Create PCBs for Any Application in Altium Designer

The complete set of PCB design features in Altium Designer let you do more than just create high voltage circuit boards. You can design high-speed digital systems, high-frequency analog systems, mixed-signal layouts, and much more with a complete set of rules-driven PCB design and layout tools. No other circuit board design platform gives you this many easy-to-use design features.

PCB design rule violation in Altium Designer

You can easily spot power integrity problems in your high voltage PCB design with the PDN Analyzer extension in Altium Designer.

The complete set of design tools in Altium Designer helps you gain peace of mind when working on your next high voltage PCB design. You’ll have a complete set of tools to help ensure your high voltage board operates as you intend and will be safe once it’s put into operation.

Altium Designer on Altium 365 delivers unprecedented integration to the electronics industry until now relegated to the world of software development, allowing designers to work from home and reach unprecedented levels of efficiency.

We have only scratched the surface of what is possible to do with Altium Designer on Altium 365. You can check the product page for a more in-depth feature description or one of the On-Demand Webinars.


When it comes to designing high voltage PCBs, it's important to ensure your layout is able to control and optimize electric field strengths for optimal operation and longevity. While the manufacturing process of high voltage PCBs remains similar to that of normal PCBs, careful attention to the materials you use, as well as their properties, are crucial to success. A thorough understanding of spacing rules, clearances, operating frequencies, and tried-and-true design techniques will go a long way in avoiding setbacks and potential challenges.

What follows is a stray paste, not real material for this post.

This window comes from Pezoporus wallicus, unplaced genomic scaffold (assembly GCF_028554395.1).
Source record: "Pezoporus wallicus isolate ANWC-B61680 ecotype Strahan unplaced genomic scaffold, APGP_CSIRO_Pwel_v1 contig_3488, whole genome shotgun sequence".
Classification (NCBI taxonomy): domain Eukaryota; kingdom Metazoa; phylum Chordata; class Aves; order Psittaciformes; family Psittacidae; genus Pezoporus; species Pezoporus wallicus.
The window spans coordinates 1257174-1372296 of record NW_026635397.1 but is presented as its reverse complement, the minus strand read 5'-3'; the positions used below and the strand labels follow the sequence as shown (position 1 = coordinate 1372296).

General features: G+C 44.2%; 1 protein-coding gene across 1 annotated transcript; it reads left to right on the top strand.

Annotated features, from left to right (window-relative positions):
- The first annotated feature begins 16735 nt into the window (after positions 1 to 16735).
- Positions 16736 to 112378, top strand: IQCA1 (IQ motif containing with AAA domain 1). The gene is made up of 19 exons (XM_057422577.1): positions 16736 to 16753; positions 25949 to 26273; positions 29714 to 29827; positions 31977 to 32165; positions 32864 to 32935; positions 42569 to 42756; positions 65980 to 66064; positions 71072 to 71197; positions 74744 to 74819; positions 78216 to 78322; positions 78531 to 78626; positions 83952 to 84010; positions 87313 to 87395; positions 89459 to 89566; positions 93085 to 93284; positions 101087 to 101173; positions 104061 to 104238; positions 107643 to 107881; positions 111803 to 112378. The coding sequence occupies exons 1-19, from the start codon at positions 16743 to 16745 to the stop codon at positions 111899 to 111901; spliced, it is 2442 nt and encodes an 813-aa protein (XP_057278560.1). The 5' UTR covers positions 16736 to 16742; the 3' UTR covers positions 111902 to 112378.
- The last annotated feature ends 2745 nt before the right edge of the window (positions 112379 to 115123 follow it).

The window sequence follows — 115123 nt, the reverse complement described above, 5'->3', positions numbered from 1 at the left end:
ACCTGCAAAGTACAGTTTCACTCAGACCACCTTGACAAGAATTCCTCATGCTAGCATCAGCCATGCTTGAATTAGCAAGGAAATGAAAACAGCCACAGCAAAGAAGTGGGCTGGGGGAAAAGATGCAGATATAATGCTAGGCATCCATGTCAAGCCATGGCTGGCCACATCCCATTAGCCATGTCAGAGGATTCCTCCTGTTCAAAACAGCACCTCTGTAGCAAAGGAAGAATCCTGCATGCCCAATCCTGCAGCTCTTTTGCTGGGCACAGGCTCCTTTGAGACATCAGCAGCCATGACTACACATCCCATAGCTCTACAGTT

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About Author

About Author

Zachariah Peterson has an extensive technical background in academia and industry. He currently provides research, design, and marketing services to companies in the electronics industry. Prior to working in the PCB industry, he taught at Portland State University and conducted research on random laser theory, materials, and stability. His background in scientific research spans topics in nanoparticle lasers, electronic and optoelectronic semiconductor devices, environmental sensors, and stochastics. His work has been published in over a dozen peer-reviewed journals and conference proceedings, and he has written 2500+ technical articles on PCB design for a number of companies. He is a member of IEEE Photonics Society, IEEE Electronics Packaging Society, American Physical Society, and the Printed Circuit Engineering Association (PCEA). He previously served as a voting member on the INCITS Quantum Computing Technical Advisory Committee working on technical standards for quantum electronics, and he currently serves on the IEEE P3186 Working Group focused on Port Interface Representing Photonic Signals Using SPICE-class Circuit Simulators.